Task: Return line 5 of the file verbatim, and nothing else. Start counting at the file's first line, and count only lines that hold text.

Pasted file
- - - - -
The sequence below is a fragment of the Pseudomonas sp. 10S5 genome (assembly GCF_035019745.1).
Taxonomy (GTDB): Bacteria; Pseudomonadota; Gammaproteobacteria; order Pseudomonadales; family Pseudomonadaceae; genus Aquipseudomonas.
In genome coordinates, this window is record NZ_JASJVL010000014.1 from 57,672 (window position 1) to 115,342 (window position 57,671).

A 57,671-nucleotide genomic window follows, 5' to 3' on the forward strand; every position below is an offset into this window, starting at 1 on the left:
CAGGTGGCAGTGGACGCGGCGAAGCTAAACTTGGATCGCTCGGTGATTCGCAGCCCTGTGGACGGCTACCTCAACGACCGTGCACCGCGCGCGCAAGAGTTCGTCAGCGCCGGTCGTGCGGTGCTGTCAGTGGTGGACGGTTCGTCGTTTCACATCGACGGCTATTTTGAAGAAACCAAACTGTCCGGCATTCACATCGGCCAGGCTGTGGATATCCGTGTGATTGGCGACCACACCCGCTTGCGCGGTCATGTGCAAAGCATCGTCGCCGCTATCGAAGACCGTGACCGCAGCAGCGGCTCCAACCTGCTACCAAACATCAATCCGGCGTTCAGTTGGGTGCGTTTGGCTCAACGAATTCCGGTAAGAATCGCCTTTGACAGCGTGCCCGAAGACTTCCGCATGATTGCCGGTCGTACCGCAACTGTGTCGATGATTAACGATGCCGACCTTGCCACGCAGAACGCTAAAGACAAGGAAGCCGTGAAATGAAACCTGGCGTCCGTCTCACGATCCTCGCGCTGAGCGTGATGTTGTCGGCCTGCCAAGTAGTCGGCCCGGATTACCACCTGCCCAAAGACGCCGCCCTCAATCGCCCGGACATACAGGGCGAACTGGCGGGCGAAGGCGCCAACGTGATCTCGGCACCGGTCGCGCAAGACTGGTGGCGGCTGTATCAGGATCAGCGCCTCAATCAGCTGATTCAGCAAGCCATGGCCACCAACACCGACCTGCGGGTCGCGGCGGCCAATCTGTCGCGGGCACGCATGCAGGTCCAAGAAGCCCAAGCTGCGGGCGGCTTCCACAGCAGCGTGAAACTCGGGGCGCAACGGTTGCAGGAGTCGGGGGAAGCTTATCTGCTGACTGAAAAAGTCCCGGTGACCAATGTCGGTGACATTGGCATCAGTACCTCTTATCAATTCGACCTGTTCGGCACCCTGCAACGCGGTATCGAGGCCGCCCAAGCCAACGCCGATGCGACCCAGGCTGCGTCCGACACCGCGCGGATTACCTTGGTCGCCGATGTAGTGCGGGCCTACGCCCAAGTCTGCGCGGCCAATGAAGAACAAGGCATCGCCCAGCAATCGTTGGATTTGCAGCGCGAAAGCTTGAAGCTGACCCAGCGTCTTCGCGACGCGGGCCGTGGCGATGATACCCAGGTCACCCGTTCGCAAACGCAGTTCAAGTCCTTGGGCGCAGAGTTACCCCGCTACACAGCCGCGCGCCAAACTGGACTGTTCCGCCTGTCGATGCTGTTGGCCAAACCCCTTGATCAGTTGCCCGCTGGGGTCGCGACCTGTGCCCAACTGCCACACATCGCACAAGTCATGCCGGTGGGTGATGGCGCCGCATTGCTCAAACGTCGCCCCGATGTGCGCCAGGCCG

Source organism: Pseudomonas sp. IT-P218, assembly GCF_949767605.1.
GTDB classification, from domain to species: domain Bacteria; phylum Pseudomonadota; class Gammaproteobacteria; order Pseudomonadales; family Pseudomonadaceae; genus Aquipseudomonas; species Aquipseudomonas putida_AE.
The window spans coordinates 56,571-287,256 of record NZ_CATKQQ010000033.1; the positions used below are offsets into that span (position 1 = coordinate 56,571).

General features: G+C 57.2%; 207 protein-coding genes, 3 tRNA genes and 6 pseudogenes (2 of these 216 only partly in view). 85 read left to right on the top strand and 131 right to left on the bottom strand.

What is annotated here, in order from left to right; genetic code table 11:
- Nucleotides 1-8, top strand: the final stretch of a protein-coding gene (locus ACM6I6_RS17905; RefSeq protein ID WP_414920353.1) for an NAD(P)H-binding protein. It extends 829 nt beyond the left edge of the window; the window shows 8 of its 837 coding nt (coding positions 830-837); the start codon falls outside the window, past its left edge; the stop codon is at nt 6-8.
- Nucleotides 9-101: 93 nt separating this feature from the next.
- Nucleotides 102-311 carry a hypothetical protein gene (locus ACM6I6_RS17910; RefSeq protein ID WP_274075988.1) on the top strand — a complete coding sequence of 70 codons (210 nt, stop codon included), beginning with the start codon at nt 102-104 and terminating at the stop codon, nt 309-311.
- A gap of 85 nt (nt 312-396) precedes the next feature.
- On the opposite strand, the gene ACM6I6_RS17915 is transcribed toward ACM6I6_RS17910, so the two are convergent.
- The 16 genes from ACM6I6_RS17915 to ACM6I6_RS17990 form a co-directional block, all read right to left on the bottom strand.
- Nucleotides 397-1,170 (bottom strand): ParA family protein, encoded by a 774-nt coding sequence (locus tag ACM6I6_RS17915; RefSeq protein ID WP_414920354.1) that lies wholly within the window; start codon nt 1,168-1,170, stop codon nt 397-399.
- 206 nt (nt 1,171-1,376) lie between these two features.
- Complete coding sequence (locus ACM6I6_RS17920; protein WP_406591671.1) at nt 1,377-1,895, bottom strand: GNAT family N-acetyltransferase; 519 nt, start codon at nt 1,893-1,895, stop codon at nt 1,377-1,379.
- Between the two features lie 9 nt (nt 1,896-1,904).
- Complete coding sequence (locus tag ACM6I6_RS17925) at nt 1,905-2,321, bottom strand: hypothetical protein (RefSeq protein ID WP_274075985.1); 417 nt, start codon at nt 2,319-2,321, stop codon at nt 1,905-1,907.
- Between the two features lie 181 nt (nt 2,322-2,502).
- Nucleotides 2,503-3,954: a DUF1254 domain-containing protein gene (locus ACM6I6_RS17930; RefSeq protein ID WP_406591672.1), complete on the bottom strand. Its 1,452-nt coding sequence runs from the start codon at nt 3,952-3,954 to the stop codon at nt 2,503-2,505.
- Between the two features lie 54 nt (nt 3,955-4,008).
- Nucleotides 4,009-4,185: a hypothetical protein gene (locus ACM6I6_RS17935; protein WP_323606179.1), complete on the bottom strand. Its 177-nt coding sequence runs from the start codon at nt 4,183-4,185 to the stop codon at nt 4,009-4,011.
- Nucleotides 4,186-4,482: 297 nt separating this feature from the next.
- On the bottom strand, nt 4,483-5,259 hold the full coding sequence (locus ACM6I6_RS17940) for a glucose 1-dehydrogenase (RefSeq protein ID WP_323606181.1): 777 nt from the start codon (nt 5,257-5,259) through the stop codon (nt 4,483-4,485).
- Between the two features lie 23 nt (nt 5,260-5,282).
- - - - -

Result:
CAGGTGGCAGTGGACGCGGCGAAGCTAAACTTGGATCGCTCGGTGATTCGCAGCCCTGTGGACGGCTACCTCAACGACCGTGCACCGCGCGCGCAAGAGTTCGTCAGCGCCGGTCGTGCGGTGCTGTCAGTGGTGGACGGTTCGTCGTTTCACATCGACGGCTATTTTGAAGAAACCAAACTGTCCGGCATTCACATCGGCCAGGCTGTGGATATCCGTGTGATTGGCGACCACACCCGCTTGCGCGGTCATGTGCAAAGCATCGTCGCCGCTATCGAAGACCGTGACCGCAGCAGCGGCTCCAACCTGCTACCAAACATCAATCCGGCGTTCAGTTGGGTGCGTTTGGCTCAACGAATTCCGGTAAGAATCGCCTTTGACAGCGTGCCCGAAGACTTCCGCATGATTGCCGGTCGTACCGCAACTGTGTCGATGATTAACGATGCCGACCTTGCCACGCAGAACGCTAAAGACAAGGAAGCCGTGAAATGAAACCTGGCGTCCGTCTCACGATCCTCGCGCTGAGCGTGATGTTGTCGGCCTGCCAAGTAGTCGGCCCGGATTACCACCTGCCCAAAGACGCCGCCCTCAATCGCCCGGACATACAGGGCGAACTGGCGGGCGAAGGCGCCAACGTGATCTCGGCACCGGTCGCGCAAGACTGGTGGCGGCTGTATCAGGATCAGCGCCTCAATCAGCTGATTCAGCAAGCCATGGCCACCAACACCGACCTGCGGGTCGCGGCGGCCAATCTGTCGCGGGCACGCATGCAGGTCCAAGAAGCCCAAGCTGCGGGCGGCTTCCACAGCAGCGTGAAACTCGGGGCGCAACGGTTGCAGGAGTCGGGGGAAGCTTATCTGCTGACTGAAAAAGTCCCGGTGACCAATGTCGGTGACATTGGCATCAGTACCTCTTATCAATTCGACCTGTTCGGCACCCTGCAACGCGGTATCGAGGCCGCCCAAGCCAACGCCGATGCGACCCAGGCTGCGTCCGACACCGCGCGGATTACCTTGGTCGCCGATGTAGTGCGGGCCTACGCCCAAGTCTGCGCGGCCAATGAAGAACAAGGCATCGCCCAGCAATCGTTGGATTTGCAGCGCGAAAGCTTGAAGCTGACCCAGCGTCTTCGCGACGCGGGCCGTGGCGATGATACCCAGGTCACCCGTTCGCAAACGCAGTTCAAGTCCTTGGGCGCAGAGTTACCCCGCTACACAGCCGCGCGCCAAACTGGACTGTTCCGCCTGTCGATGCTGTTGGCCAAACCCCTTGATCAGTTGCCCGCTGGGGTCGCGACCTGTGCCCAACTGCCACACATCGCACAAGTCATGCCGGTGGGTGATGGCGCCGCATTGCTCAAACGTCGCCCCGATGTGCGCCAGGCCG